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Graeme Revell (23 October 1955 –) is a New Zealand musician and composer.
- Here’s my attitude, and I’m sort of sorry to say this sometimes – but there are people who try and elevate film music - of all kinds – to being the great twentieth century classical music, and my opinion is it just isn’t. It’s very straightforward, major/minor or modal writing. The only time you get any kind of originality is usually in the timbres and the sounds and the mixture of elements. But to get through a scene it’s either happy, or sad – and it’s either going forward in action or it’s not – and it can be ironic, which means you’ve got to switch from major to minor frequently. But it’s not rocket science. It’s a lot of skills – a lot of political skills, frankly. It’s being in a room and playing off fifty opinions from studios, producers, directors, sometimes actors – and coming out the end with something that vaguely represents music. And frequently it doesn’t. The minute you try to get original or break the box – unless you’ve got either a very experimental or powerful director, it’s probably not going to happen.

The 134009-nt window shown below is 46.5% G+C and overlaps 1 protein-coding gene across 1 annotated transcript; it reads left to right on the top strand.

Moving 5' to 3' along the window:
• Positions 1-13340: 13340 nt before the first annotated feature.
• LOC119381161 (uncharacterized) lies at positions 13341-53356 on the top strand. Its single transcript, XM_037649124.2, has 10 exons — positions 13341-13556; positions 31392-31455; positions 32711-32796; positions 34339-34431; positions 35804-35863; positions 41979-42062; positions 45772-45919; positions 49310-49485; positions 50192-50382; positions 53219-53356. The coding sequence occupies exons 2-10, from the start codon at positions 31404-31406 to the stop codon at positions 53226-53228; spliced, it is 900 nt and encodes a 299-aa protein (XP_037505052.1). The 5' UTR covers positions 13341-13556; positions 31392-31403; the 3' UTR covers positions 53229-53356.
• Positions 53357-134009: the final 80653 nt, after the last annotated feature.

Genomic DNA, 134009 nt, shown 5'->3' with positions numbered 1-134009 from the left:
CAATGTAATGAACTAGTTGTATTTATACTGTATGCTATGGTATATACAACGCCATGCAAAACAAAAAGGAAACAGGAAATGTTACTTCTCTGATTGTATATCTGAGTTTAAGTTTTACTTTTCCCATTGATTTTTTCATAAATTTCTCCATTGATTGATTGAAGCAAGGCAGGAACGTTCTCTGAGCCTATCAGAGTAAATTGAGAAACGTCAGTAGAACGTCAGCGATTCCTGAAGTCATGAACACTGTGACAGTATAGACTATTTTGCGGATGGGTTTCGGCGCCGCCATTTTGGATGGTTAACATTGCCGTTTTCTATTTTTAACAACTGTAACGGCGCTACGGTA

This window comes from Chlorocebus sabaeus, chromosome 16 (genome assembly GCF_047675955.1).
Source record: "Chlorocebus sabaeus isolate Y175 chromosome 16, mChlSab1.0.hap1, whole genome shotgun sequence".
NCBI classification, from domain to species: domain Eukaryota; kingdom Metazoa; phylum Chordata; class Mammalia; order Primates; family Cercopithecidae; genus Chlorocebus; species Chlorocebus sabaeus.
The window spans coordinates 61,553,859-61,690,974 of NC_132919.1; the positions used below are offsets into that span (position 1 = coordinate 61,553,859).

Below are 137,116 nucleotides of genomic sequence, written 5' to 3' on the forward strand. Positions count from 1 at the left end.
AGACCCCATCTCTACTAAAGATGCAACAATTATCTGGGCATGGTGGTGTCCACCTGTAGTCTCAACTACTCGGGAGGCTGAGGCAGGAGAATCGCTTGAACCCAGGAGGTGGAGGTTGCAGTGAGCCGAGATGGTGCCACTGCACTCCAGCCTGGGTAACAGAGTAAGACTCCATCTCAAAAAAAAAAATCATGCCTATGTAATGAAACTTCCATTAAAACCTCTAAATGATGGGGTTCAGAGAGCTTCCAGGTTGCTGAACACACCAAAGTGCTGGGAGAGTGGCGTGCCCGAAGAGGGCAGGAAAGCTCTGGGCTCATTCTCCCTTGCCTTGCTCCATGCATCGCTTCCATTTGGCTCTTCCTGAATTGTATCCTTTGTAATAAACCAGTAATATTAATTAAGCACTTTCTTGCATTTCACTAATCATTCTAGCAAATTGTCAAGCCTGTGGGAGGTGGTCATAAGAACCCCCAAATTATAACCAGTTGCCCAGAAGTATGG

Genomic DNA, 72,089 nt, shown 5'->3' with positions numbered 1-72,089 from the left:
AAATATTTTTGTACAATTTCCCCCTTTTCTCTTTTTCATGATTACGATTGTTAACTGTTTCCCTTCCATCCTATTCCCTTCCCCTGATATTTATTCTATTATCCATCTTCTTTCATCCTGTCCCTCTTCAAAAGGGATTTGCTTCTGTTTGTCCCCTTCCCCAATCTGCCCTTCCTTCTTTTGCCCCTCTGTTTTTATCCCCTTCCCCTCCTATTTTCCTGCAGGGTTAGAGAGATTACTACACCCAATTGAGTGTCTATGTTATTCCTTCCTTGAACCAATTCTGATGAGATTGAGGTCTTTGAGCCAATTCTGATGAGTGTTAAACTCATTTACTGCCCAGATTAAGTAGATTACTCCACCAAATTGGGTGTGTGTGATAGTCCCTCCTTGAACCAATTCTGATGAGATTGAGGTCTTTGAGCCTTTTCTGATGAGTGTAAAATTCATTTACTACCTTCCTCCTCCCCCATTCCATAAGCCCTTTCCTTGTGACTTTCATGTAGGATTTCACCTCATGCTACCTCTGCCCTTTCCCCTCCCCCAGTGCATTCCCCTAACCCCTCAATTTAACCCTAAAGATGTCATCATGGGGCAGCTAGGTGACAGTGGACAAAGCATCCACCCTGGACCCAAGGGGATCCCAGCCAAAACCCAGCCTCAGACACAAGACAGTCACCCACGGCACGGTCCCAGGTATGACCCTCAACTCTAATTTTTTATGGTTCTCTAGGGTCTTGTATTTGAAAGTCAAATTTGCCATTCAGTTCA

- I feel just as much compulsion to be an architect, for example, as I do a musician. And I feel inestimably guilty that I cannot fulfil the vocation for which I was trained - that of an economist specialising in problems of underdevelopment. My sadness stems from the fact that I do not have several lifetimes to lead.
- Unsettling The Score: Graeme Revell, from SPK to Hollywood (March 2, 2014)